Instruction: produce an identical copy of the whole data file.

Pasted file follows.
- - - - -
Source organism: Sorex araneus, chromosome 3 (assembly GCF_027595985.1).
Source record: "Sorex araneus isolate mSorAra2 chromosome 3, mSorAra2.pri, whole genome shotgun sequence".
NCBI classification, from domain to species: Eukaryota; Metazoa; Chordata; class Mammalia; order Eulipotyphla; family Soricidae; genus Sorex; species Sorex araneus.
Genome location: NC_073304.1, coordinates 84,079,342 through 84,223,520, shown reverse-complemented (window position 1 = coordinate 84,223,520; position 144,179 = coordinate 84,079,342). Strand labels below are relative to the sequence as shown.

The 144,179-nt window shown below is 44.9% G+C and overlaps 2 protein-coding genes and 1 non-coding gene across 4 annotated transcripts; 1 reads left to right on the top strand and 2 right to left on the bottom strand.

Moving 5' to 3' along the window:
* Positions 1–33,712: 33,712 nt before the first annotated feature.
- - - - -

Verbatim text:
Source organism: Sorex araneus, chromosome 3 (assembly GCF_027595985.1).
Source record: "Sorex araneus isolate mSorAra2 chromosome 3, mSorAra2.pri, whole genome shotgun sequence".
NCBI classification, from domain to species: Eukaryota; Metazoa; Chordata; class Mammalia; order Eulipotyphla; family Soricidae; genus Sorex; species Sorex araneus.
Genome location: NC_073304.1, coordinates 84,079,342 through 84,223,520, shown reverse-complemented (window position 1 = coordinate 84,223,520; position 144,179 = coordinate 84,079,342). Strand labels below are relative to the sequence as shown.

The 144,179-nt window shown below is 44.9% G+C and overlaps 2 protein-coding genes and 1 non-coding gene across 4 annotated transcripts; 1 reads left to right on the top strand and 2 right to left on the bottom strand.

Moving 5' to 3' along the window:
* Positions 1–33,712: 33,712 nt before the first annotated feature.